The New South Wales Government claims that its tendering system for Sydney’s remaining state-run bus services offers advantages for commuters and the economy. Tourism and transport forum chief executive Margy Osmond pointed to other Australian states and international examples where franchising delivers better results to government and commuters.
“The management of bus networks is an area of transport policy in which the private sector has proven again and again that it can deliver quality services and also save taxpayers’ money – that is the benchmark by which we should be deciding on the best operator of our bus networks,” says Osmond.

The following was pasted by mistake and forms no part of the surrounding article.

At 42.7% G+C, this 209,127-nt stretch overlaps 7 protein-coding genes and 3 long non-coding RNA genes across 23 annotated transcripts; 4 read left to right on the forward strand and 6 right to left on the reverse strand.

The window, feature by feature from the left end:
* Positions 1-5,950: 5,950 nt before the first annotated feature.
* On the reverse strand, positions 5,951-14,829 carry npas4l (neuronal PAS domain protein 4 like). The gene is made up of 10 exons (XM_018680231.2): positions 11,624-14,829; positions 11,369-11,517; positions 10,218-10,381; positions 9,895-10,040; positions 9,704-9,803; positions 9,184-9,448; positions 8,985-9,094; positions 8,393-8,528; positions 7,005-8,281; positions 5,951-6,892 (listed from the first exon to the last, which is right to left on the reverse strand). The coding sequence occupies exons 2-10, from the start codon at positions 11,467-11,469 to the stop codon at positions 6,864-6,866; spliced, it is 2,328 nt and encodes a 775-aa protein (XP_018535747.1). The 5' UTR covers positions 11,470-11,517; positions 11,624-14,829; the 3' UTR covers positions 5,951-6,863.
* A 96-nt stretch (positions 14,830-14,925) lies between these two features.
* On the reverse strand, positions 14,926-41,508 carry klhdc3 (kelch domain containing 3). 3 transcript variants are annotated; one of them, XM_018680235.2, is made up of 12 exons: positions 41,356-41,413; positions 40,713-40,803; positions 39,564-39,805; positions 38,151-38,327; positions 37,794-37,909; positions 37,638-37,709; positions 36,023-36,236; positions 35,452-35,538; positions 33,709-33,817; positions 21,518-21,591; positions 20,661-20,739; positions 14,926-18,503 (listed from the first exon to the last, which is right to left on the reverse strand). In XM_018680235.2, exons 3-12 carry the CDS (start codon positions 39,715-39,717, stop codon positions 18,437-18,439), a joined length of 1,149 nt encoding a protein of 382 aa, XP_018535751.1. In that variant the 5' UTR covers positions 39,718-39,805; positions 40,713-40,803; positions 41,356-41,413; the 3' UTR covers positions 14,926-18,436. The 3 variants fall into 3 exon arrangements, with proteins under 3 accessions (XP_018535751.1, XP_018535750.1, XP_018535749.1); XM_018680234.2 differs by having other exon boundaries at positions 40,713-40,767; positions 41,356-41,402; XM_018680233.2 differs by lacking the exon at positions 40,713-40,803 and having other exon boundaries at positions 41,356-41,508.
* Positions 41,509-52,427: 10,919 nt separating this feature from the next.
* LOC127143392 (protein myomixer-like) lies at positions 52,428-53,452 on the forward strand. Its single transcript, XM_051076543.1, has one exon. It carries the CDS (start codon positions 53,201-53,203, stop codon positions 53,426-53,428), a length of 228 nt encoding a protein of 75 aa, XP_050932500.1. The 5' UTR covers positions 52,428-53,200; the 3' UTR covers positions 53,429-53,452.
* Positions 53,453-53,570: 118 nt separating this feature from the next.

“Franchising is a great model for the NSW Governments to embrace for their bus networks – it keeps the infrastructure including the buses and depots in public hands but contracts out the operation of these assets to experienced private operators for the period of the contract.
“This is in no way a radical policy change for NSW – Melbourne, Perth, Adelaide and Darwin have bus networks that are completely managed by private operators and not the government.
“Sydney is half way there with a hybrid system of private and publicly operated buses – past examples make the clear case that private operators should be given the chance to competitively bid for the four contracts being run by Sydney Buses.”